Life’s Little Things

Children can make a difference in the world in quite huge ways

"Mum did you know that Amur leopards are in danger of extinction?" "Dad, did you know that there are only a few hundred mountain gorillas left in the wild? "Why would anyone kill a rhino for itsí tusks let alone hunt it to the edge of extinction?"

Every time my sons watch these or similar adverts on television they are overcome with angst that something awful is happening to some wild animal and they are filled with a desire to do something to help immediately. 

I love that they are appalled at injustice and I am proud that they want to do something positive, but I dislike having to douse their wild enthusiasm with harsh economic realities. I explain that there are many worthy causes in the world and our time and resources are finite; we must choose where best to direct our efforts.

They understand that when their pocket money is spent it is indeed gone and no amount of wishing otherwise will make it reappear. They are learning that there is a cost attached to most of lifeís actions and that there is a system of balance where investment in one area limits our capacity to invest in something else. But most encouraging of all is unlike many of us, they do not see those limitations as overwhelming or paralysing. They are spurred to action and demand action on my part too.


When the questions are "why are there so many starving children in the world Mum, is there not enough food for everyone", I am quite rightly being called to account. My family are my focus and my priority but I am reminded that we are intertwined with a much bigger family which should be made better by our participation in it. Whether that is participation in the 1% difference campaign or sponsoring a child or any one of many hundreds of worthy charities, overcoming inertia and becoming infected with childish wide eyed enthusiasm is the first step towards making a difference.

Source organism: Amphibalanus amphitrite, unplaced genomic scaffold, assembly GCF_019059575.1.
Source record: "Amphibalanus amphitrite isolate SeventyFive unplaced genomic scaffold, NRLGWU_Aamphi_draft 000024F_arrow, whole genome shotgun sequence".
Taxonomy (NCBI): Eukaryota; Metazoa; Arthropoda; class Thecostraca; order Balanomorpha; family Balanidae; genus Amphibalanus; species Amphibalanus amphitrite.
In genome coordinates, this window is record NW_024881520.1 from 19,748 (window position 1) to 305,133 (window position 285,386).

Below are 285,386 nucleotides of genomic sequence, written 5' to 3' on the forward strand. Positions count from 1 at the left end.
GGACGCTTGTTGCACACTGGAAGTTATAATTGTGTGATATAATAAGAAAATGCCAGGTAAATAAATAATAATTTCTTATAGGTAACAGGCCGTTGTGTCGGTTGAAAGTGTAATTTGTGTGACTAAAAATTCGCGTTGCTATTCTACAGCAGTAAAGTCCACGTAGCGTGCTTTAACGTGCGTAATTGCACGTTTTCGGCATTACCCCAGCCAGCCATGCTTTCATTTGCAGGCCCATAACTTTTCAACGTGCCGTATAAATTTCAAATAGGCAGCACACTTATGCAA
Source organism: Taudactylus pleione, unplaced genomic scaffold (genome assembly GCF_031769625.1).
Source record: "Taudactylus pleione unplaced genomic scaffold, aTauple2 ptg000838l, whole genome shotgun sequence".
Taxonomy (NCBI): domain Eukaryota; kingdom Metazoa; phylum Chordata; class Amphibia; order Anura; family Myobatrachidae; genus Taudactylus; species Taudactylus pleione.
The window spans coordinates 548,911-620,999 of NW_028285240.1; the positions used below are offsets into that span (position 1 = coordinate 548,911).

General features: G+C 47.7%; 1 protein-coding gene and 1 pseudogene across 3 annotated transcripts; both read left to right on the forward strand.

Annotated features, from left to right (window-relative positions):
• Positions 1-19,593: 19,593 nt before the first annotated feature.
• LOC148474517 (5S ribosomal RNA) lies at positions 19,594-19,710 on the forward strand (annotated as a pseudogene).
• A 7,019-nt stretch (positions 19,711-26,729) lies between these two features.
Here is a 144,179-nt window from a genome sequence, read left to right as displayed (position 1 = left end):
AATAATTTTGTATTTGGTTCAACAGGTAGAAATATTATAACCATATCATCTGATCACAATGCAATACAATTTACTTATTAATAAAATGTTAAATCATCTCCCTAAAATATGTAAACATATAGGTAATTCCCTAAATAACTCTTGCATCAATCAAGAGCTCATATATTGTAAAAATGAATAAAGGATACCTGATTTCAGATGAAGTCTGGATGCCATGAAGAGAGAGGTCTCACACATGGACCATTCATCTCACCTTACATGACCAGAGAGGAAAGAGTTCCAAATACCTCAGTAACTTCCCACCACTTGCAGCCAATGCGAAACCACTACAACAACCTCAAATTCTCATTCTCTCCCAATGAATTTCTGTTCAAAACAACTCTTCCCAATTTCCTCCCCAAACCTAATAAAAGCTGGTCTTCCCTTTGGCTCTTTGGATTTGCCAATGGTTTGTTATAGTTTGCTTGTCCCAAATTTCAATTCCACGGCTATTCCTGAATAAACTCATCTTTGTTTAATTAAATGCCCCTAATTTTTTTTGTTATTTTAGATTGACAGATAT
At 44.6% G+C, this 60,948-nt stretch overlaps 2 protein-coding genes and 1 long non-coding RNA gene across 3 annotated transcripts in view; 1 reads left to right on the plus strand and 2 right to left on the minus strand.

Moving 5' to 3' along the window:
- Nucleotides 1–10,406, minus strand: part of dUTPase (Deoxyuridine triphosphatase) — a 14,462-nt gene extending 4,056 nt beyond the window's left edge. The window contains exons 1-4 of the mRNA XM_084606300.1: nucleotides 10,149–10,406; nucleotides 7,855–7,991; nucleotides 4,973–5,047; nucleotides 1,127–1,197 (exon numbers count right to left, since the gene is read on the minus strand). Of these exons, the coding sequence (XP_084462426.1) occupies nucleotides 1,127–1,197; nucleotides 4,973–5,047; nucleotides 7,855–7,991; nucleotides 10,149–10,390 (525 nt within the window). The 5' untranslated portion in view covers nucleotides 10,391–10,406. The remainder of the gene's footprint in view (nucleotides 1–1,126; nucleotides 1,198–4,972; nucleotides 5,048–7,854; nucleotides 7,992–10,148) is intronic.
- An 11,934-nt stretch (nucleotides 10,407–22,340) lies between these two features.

Like most parents we harbour the hope that someday our children may change the world; that their presence may be the catalyst for positive change in this world and their actions will render even a small part of the world better in some way. More than being able to look my children in the eye and allowing them to sleep unworried at night, I want them to feel empowered to act.


Their tiny ripples can and do make a difference in quite huge ways. Out of such small beginnings and following the example of the many thousands of movers and shakers who get things done, we can participate in very meaningful ways on the larger stage.

I was told recently that a friendís 10-year-old daughter decided to swap her long hair for a short bob style. Her Mum was dubious, as 10 years of hair growth would not be easily replaced if she had a change of heart. Mum was stunned to hear that her daughterís intention was to donate the hair to Locks of Love, a charity which makes wigs for children who suffer hair loss through illness. Now that is what I call walking your talk. So whether it is Amur leopards or the mountain lion, whether it is children in desperate need or natural disasters, unlike so many other occasions when I must say no to my children, this time I say yes; yes we can and it feels great. All we have to do is choose to throw the pebble into the water and watch the ripples roll on.